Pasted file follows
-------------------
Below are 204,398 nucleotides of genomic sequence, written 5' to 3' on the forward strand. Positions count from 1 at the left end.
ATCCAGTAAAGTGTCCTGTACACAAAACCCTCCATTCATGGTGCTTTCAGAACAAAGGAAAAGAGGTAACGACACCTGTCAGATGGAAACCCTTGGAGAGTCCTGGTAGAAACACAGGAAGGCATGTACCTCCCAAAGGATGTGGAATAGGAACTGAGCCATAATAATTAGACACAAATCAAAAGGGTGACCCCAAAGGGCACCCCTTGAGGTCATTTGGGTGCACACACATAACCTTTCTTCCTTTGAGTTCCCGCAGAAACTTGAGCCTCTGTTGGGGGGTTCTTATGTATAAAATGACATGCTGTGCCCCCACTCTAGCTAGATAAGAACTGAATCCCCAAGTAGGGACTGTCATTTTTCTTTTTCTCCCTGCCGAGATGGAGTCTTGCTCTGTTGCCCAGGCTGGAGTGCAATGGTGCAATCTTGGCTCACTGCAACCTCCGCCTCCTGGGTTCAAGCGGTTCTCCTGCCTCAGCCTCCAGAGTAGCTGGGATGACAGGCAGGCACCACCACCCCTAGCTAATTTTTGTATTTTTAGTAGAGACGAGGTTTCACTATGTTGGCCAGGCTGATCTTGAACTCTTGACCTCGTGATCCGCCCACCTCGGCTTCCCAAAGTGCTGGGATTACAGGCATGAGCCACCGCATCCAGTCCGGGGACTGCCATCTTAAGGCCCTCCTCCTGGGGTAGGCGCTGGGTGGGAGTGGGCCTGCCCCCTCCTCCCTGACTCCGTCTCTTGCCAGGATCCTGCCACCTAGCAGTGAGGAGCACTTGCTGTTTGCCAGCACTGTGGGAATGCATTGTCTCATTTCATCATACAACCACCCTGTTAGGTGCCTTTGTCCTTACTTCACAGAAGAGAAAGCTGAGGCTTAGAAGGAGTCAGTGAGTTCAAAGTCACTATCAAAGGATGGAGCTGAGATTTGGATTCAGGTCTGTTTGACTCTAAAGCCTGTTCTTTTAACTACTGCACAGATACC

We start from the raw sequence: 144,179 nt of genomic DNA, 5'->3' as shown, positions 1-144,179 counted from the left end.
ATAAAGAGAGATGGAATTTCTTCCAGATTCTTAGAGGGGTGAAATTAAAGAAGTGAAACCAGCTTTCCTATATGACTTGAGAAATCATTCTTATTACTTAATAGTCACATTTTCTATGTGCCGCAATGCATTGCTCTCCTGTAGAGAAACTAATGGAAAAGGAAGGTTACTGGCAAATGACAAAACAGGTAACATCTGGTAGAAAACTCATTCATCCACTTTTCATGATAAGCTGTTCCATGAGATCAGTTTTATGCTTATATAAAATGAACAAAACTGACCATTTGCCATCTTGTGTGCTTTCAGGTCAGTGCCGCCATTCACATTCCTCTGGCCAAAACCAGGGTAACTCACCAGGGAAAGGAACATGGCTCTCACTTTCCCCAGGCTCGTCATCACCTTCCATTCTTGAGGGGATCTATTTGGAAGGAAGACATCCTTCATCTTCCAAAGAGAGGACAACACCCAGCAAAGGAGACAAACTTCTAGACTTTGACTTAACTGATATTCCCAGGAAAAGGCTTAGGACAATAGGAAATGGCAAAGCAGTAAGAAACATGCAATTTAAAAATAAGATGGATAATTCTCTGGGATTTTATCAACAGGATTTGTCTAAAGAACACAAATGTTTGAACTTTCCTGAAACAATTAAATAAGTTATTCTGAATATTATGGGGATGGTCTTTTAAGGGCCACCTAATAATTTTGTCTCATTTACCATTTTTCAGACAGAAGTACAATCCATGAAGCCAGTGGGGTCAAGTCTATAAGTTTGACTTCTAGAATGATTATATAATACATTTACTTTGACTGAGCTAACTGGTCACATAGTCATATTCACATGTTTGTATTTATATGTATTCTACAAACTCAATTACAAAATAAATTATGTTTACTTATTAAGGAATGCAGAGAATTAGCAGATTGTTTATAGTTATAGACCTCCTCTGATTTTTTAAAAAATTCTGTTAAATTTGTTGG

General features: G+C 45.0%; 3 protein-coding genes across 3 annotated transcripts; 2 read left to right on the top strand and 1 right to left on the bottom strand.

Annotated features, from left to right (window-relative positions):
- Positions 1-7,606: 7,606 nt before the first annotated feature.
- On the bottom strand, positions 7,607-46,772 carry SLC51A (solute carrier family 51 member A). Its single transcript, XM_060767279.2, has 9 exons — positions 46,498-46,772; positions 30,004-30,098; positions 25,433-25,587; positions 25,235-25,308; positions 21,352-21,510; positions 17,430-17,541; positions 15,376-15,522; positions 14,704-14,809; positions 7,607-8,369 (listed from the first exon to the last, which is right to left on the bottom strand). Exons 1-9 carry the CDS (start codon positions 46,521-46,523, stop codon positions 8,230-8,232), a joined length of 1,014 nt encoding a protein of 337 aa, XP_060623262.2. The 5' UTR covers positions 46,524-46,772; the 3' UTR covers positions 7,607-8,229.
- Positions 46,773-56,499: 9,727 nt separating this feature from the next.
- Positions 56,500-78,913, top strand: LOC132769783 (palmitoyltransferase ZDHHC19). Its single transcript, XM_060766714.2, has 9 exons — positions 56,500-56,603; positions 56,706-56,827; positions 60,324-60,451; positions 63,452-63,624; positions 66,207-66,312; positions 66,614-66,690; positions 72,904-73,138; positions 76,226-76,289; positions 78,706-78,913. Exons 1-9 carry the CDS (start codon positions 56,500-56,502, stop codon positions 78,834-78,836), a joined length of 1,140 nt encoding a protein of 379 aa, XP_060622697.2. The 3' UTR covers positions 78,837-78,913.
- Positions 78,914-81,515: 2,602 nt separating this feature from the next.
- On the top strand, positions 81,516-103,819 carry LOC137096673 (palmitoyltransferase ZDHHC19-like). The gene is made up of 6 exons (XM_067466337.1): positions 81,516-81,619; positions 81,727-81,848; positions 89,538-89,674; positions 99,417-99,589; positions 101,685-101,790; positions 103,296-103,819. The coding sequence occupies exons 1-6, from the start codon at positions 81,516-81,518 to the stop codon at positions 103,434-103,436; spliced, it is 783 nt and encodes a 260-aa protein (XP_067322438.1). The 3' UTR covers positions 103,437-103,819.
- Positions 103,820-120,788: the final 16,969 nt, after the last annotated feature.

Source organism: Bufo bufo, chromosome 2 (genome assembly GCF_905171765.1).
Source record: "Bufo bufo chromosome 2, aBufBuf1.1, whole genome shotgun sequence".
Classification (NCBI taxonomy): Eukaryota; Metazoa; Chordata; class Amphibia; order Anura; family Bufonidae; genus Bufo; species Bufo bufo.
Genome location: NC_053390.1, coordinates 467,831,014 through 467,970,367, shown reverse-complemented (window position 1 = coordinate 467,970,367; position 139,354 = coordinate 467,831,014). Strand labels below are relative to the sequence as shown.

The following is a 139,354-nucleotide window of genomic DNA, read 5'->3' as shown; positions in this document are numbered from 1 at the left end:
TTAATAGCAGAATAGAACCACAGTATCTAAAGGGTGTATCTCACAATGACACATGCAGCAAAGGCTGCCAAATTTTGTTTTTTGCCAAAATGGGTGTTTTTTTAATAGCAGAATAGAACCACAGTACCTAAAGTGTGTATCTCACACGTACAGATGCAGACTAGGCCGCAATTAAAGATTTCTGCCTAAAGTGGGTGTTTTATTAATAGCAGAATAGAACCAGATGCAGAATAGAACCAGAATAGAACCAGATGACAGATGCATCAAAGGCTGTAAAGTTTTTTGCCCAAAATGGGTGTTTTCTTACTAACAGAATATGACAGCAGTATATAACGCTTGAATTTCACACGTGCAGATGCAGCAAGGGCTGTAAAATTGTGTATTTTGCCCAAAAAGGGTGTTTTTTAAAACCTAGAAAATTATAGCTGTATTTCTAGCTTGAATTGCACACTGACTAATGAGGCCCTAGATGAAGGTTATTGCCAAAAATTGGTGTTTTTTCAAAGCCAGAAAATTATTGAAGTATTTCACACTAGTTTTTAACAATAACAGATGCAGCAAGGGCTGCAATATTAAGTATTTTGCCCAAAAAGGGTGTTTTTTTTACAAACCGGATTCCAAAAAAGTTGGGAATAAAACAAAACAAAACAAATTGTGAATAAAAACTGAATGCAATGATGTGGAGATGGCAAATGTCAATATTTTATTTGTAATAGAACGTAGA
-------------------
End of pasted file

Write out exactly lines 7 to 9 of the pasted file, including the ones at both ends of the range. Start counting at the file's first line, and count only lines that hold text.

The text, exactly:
- Positions 1-7,606: 7,606 nt before the first annotated feature.
- On the bottom strand, positions 7,607-46,772 carry SLC51A (solute carrier family 51 member A). Its single transcript, XM_060767279.2, has 9 exons — positions 46,498-46,772; positions 30,004-30,098; positions 25,433-25,587; positions 25,235-25,308; positions 21,352-21,510; positions 17,430-17,541; positions 15,376-15,522; positions 14,704-14,809; positions 7,607-8,369 (listed from the first exon to the last, which is right to left on the bottom strand). Exons 1-9 carry the CDS (start codon positions 46,521-46,523, stop codon positions 8,230-8,232), a joined length of 1,014 nt encoding a protein of 337 aa, XP_060623262.2. The 5' UTR covers positions 46,524-46,772; the 3' UTR covers positions 7,607-8,229.
- Positions 46,773-56,499: 9,727 nt separating this feature from the next.